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Sayre museum hosting annual Caboose Day June 24
SAYRE – All things Lehigh Valley Railroad will take center stage on Saturday, June 24 at Caboose Day featuring railroad historians Mike Bednar and Bruce Tracy. The free event at the Sayre Historical Society will also feature tours of the 1941 Sayre-built caboose and a photographic display of the 1976 Bicentennial Caboose painted in patriotic colors by painters from the Lehigh Valley Railroad shops in Sayre.
CAPTION: Caboose Day will be held at the Sayre Historical Society on Saturday, June 24 from 10 a.m. to 4 p.m. featuring a unique program by two railroad historians – Mike Bednar and Bruce Tracy – starting at 1 p.m. The image above shows a sketch of the museum’s 1941 Sayre-built caboose created for last year’s event by railroad artist James Mann.
The annual event will be held from 10 a.m. to 4 p.m. with the history program scheduled for 1 p.m. in the Henry Farley Community Room. The museum, located in the historic Lehigh Valley Railroad passenger station in downtown Sayre, is air-conditioned and handicap-accessible.
A series of prints and notecards of the museum’s caboose No. 95011 created for the event last year by railroad artist James Mann will be available for purchase in the Burkhart Gift Shop. An informative exhibit on a history of Sayre firefighting titled “Answering the Call” is on display in the museum’s Rotating Exhibit Room until September 1. An amazing scale model of Lehigh Valley steam locomotive No. 218 on loan by the Gorman and Koons family of Waverly is also being featured.
The event’s history program will be presented by two prominent railroad historians, each of whom has a unique perspective on the coal hauling railroad called by many “The Route of the Black Diamond.”
Mike Bednar grew up in Hokendauqua, Pa., with the Lehigh Valley Railroad literally in his backyard. In the early 1960’s Mike and his brothers became friends with the flagmen in the Lehigh Valley cabooses that stopped behind his home. It wasn’t long before they were riding with the Cementon drill crew and spending time at the Biery yard office located a short distance from their home.
Mike then hired out with the Lehigh Valley Railroad following high school and ended up working every tower job between South Plainfield, N.J. and Penn Haven Junction.
He then worked as yardmaster at Richards, Florence, Bethlehem and Allentown. After Conrail was formed in 1976 from the merging of several eastern railroads including the LV, Mike worked as a yardmaster, block operator, agent and train dispatcher until 1991. He then hired out as an engineer of a new regional railroad called the Reading & Northern until retiring as an engineer in 2007.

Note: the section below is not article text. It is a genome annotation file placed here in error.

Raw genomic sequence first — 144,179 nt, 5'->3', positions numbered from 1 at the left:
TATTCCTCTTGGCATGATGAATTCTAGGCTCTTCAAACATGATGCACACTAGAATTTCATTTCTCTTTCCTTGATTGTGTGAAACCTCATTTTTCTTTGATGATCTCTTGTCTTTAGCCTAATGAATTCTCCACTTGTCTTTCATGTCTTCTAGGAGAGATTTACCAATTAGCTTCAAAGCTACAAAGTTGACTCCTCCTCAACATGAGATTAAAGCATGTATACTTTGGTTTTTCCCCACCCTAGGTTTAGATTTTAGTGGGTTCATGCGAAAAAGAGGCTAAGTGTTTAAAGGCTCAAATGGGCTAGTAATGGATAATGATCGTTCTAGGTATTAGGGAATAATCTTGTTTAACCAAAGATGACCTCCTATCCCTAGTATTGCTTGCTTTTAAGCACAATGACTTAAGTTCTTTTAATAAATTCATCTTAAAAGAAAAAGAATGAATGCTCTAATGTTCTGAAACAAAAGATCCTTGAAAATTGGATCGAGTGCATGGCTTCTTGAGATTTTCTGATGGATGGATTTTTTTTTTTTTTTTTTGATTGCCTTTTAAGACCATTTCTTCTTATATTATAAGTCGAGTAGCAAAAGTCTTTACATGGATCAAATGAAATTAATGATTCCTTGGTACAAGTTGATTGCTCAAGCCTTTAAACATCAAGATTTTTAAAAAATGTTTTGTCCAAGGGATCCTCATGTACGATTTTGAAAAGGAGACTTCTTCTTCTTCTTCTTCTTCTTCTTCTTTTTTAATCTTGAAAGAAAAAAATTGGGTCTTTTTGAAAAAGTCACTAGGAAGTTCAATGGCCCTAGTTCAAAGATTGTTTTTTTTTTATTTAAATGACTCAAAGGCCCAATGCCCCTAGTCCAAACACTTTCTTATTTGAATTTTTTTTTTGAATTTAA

He has written 14 books about railroading in the cement and anthracite regions of Pennsylvania and over 55 articles in Trains & Railroads of the Past (TRP) magazine about his unique experiences in railroading.
Bruce Tracy, who co-authored the book When the Railroads Went to the Beach, said he was strongly influenced by his friend and mentor Herb Trice.
Tracy recently presented a program at the Cornell Railroad Historical Society on the Lehigh Valley observation trains that followed crew races on Cayuga Lake in Ithaca from 1898 to 1935.
Tracy has a collection of rare postcards and photographs as well as memorabilia and information he has uncovered over many years of interest in railroading.
In his friendship with his late mentor, Mr. Trice, Tracy spent time with the Auburn, NY man who wrote numerous articles as well as the book The Gangly Country Cousin about the Lehigh Valley Railroad’s Auburn Division. The book was published by the DeWitt Historical Society in 2004.
“(Herb) had written the text when he was younger but had let other authors use his best photos and had given up on it,” said Tracy. “I was a post card collector and had pictures to illustrate his text in many cases. So I was pleased to help and encourage him.” Mr. Trice passed away in 2013.
The book on Sylvan Beach, which Tracy co-authored with John Taibi, deals with the resort community on Oneida Lake, where the Lehigh Valley Railroad crossed the Ontario & Western Railroad. The book, now out of print and coveted by railroad fans, includes well-produced photographs, maps and track diagrams.
Tracy said his collection of rare railroad postcards and photographs will form the basis of his presentation at the Sayre museum.
The Sayre Historical Society is a non-profit historic preservation organization staffed by volunteers and a recipient of funding from the United Way and the Bradford County Tourism Promotion Agency.
The museum is open Saturdays from 10 a.m. to 4 p.m. and Wednesdays from 5 to 7 p.m.
A genealogy workshop program is scheduled for Saturday, July 22 from 1 to 4 p.m.
Visit the museum website or Facebook for more information.
Late Sayre man worked as a Hollywood make-up artist
SAYRE – Sayre native Charles Blackman made a long journey to Hollywood and along the way met movie stars, presidents and the Rev. Billy Graham.